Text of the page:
- December 11, 2019
- Posted by: Josiah Hincks Solicitors
- Category: Legal News, News
Metropolitan Green Belts are precious but, in an era of escalating housing demand, they cannot be viewed as sacrosanct. The High Court made that point in opening the way for the release of swathes of Green Belt land for construction of thousands of new homes over a 15-year period.
The case concerned a local authority area 89 per cent of which was protected by Green Belt policies. The need for more housing in the area, particularly affordable homes, was acute. Pursuant to the recommendations of an inspector following a public examination, the council adopted a local plan which involved the release of large tracts of Green Belt land for development.
The inspector calculated that 562 homes needed to be built in the area every year until 2034, equating to a total of 10,678 homes over the plan period. That rate of development far exceeded historic levels, but the inspector also recommended a buffer of about 4,000 homes, bringing the total to 14,602.
Emphasising the pressing need for more affordable homes in the area, the inspector found that the buffer was required to take account of unexpected contingencies, including slippage or non-delivery of development projects. There were exceptional circumstances justifying alterations to Green Belt boundaries which would not cause widespread harm to the openness of the area.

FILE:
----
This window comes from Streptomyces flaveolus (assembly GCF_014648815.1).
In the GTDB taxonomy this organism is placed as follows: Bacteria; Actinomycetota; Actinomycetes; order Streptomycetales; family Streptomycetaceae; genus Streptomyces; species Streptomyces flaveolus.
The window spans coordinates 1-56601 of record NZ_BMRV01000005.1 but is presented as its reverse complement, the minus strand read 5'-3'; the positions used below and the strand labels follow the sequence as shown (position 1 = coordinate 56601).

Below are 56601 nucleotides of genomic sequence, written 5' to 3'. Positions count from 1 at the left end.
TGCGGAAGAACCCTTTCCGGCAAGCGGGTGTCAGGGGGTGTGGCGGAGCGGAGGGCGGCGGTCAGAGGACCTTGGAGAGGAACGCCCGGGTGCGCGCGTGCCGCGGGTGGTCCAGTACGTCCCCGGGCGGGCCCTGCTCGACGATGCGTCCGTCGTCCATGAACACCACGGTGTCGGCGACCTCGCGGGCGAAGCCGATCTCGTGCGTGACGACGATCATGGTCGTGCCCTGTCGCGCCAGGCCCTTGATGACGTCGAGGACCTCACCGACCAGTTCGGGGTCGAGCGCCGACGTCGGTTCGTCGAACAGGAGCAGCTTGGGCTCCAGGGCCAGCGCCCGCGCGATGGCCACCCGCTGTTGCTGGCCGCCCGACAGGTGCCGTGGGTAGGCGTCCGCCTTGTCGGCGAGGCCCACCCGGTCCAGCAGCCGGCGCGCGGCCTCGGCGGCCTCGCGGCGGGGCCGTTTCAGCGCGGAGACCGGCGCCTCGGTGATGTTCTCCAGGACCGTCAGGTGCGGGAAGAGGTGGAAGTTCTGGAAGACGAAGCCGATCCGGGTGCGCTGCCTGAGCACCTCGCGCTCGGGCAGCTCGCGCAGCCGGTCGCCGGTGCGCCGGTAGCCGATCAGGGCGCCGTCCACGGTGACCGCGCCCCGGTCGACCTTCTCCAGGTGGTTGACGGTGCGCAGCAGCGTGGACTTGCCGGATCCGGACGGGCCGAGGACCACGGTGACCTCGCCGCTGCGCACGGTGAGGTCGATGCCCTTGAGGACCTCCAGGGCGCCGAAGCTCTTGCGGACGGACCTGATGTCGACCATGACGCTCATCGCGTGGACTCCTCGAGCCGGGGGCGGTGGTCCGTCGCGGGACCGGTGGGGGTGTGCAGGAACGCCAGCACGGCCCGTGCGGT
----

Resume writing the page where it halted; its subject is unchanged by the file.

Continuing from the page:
A local campaigner joined two parish councils in challenging the plan. They argued that the inspector’s assessment of future housing need was irrational. His adoption of such a substantial buffer meant that thousands more homes would be built over the plan period than the council objectively needed.
Dismissing their complaints, however, the Court emphasised the consequences that would arise if none of the sites in issue were released from the Green Belt and allocated for housing. That would, over the plan period, produce a shortfall of 6,295 homes when measured against the inspector’s target figure of 14,602.
There was nothing illogical in the inspector’s conclusion that a significant buffer was needed and its size was a matter for his planning judgment. He had justifiably concluded that the circumstances were exceptional, in that there was no prospect of the area’s employment, business and housing needs being met over the plan period without releasing parts of the Green Belt for development.